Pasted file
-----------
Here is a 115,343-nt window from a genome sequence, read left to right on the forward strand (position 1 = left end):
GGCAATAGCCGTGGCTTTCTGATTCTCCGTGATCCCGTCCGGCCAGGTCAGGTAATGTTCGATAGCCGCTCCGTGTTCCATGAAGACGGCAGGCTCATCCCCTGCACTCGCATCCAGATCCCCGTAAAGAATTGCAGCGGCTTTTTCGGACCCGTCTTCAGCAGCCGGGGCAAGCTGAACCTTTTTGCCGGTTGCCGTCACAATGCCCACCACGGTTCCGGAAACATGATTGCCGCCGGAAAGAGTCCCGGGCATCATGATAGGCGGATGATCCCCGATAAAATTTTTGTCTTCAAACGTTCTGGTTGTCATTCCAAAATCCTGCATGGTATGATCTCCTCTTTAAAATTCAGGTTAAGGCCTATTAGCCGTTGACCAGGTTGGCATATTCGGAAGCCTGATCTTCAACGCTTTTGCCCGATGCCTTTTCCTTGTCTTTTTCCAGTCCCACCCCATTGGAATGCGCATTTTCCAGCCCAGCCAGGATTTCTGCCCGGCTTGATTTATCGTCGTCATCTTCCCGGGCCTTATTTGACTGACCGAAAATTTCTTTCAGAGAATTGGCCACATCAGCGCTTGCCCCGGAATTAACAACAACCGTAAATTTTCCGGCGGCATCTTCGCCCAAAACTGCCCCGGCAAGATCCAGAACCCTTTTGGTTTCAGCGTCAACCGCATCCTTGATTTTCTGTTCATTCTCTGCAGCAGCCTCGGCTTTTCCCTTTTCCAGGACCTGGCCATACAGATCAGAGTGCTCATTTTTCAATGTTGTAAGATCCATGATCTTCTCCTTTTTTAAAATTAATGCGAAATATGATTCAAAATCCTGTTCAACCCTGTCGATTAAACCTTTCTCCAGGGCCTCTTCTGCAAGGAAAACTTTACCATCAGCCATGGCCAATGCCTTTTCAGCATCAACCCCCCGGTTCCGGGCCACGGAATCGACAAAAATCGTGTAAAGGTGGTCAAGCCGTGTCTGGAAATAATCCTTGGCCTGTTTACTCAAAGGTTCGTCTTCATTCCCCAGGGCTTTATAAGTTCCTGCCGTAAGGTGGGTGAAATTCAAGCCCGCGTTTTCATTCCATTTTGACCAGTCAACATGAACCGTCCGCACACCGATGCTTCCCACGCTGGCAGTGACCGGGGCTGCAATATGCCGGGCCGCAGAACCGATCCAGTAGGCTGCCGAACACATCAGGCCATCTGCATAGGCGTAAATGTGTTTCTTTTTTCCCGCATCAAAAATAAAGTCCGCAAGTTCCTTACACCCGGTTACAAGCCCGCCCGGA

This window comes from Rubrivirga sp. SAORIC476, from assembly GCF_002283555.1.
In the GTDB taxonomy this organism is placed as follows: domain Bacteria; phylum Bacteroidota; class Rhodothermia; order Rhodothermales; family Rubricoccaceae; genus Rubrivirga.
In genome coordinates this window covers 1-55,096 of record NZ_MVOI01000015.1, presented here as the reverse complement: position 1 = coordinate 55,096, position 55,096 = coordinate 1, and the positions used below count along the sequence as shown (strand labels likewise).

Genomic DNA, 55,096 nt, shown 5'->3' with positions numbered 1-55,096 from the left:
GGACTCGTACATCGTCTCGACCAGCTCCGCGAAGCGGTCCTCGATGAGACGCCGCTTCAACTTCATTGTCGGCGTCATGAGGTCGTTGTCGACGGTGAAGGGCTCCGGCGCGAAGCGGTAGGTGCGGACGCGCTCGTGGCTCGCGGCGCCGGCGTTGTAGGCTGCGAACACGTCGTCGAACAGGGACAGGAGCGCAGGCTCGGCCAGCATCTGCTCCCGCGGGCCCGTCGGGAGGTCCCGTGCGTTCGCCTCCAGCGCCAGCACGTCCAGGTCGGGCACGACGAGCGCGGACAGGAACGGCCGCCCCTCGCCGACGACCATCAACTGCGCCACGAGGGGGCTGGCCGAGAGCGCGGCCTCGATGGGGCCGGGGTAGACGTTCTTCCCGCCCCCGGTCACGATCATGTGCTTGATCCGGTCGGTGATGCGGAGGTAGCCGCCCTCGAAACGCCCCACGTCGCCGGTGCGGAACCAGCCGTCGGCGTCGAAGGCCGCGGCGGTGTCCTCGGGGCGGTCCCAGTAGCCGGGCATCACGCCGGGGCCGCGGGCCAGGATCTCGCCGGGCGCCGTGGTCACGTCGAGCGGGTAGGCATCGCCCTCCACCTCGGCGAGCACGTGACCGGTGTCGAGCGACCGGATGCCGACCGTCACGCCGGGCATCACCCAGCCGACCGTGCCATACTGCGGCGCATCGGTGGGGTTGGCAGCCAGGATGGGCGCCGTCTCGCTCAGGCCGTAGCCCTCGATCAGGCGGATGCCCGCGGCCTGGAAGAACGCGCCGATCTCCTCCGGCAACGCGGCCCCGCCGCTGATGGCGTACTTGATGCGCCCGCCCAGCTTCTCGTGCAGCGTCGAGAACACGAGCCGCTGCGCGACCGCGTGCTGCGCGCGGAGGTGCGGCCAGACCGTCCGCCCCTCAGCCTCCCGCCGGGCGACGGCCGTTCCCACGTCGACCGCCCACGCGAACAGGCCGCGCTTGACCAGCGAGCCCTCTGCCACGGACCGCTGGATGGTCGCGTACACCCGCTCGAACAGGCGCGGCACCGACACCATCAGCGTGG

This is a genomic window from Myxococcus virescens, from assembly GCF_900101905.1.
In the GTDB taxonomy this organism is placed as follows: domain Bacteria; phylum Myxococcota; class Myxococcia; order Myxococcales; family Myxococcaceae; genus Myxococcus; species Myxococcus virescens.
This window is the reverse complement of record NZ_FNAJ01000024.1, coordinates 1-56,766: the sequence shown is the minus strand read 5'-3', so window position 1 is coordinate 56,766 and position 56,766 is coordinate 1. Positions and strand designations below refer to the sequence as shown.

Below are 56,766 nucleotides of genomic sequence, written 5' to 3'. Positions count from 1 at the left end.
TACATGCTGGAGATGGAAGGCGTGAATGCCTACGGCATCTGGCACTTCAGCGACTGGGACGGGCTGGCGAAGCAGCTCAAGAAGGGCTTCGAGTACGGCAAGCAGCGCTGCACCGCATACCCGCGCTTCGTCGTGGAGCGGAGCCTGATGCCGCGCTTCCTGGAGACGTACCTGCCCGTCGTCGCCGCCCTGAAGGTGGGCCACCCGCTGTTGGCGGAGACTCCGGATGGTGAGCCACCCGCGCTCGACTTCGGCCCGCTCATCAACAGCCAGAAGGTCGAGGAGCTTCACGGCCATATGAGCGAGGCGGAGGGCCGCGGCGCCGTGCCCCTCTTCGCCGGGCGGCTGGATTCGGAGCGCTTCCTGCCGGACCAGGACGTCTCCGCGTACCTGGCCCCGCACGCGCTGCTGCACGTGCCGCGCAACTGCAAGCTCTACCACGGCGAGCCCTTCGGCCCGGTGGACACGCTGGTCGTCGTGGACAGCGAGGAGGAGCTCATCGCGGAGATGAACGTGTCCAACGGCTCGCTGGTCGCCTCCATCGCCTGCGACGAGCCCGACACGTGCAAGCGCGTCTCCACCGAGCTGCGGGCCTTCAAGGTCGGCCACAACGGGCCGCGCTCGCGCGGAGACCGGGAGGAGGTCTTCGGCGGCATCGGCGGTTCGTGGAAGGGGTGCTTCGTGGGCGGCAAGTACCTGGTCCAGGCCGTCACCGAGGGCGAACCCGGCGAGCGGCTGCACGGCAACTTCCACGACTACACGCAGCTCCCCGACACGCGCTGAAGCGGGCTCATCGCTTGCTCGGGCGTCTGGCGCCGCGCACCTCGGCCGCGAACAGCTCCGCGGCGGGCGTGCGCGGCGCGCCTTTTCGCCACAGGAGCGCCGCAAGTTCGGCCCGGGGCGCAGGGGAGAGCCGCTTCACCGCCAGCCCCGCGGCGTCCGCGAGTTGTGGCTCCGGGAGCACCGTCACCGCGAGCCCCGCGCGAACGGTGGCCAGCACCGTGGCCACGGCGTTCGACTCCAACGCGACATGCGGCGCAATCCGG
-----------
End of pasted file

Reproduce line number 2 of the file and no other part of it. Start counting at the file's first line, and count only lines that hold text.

GGCAATAGCCGTGGCTTTCTGATTCTCCGTGATCCCGTCCGGCCAGGTCAGGTAATGTTCGATAGCCGCTCCGTGTTCCATGAAGACGGCAGGCTCATCCCCTGCACTCGCATCCAGATCCCCGTAAAGAATTGCAGCGGCTTTTTCGGACCCGTCTTCAGCAGCCGGGGCAAGCTGAACCTTTTTGCCGGTTGCCGTCACAATGCCCACCACGGTTCCGGAAACATGATTGCCGCCGGAAAGAGTCCCGGGCATCATGATAGGCGGATGATCCCCGATAAAATTTTTGTCTTCAAACGTTCTGGTTGTCATTCCAAAATCCTGCATGGTATGATCTCCTCTTTAAAATTCAGGTTAAGGCCTATTAGCCGTTGACCAGGTTGGCATATTCGGAAGCCTGATCTTCAACGCTTTTGCCCGATGCCTTTTCCTTGTCTTTTTCCAGTCCCACCCCATTGGAATGCGCATTTTCCAGCCCAGCCAGGATTTCTGCCCGGCTTGATTTATCGTCGTCATCTTCCCGGGCCTTATTTGACTGACCGAAAATTTCTTTCAGAGAATTGGCCACATCAGCGCTTGCCCCGGAATTAACAACAACCGTAAATTTTCCGGCGGCATCTTCGCCCAAAACTGCCCCGGCAAGATCCAGAACCCTTTTGGTTTCAGCGTCAACCGCATCCTTGATTTTCTGTTCATTCTCTGCAGCAGCCTCGGCTTTTCCCTTTTCCAGGACCTGGCCATACAGATCAGAGTGCTCATTTTTCAATGTTGTAAGATCCATGATCTTCTCCTTTTTTAAAATTAATGCGAAATATGATTCAAAATCCTGTTCAACCCTGTCGATTAAACCTTTCTCCAGGGCCTCTTCTGCAAGGAAAACTTTACCATCAGCCATGGCCAATGCCTTTTCAGCATCAACCCCCCGGTTCCGGGCCACGGAATCGACAAAAATCGTGTAAAGGTGGTCAAGCCGTGTCTGGAAATAATCCTTGGCCTGTTTACTCAAAGGTTCGTCTTCATTCCCCAGGGCTTTATAAGTTCCTGCCGTAAGGTGGGTGAAATTCAAGCCCGCGTTTTCATTCCATTTTGACCAGTCAACATGAACCGTCCGCACACCGATGCTTCCCACGCTGGCAGTGACCGGGGCTGCAATATGCCGGGCCGCAGAACCGATCCAGTAGGCTGCCGAACACATCAGGCCATCTGCATAGGCGTAAATGTGTTTCTTTTTTCCCGCATCAAAAATAAAGTCCGCAAGTTCCTTACACCCGGTTACAAGCCCGCCCGGA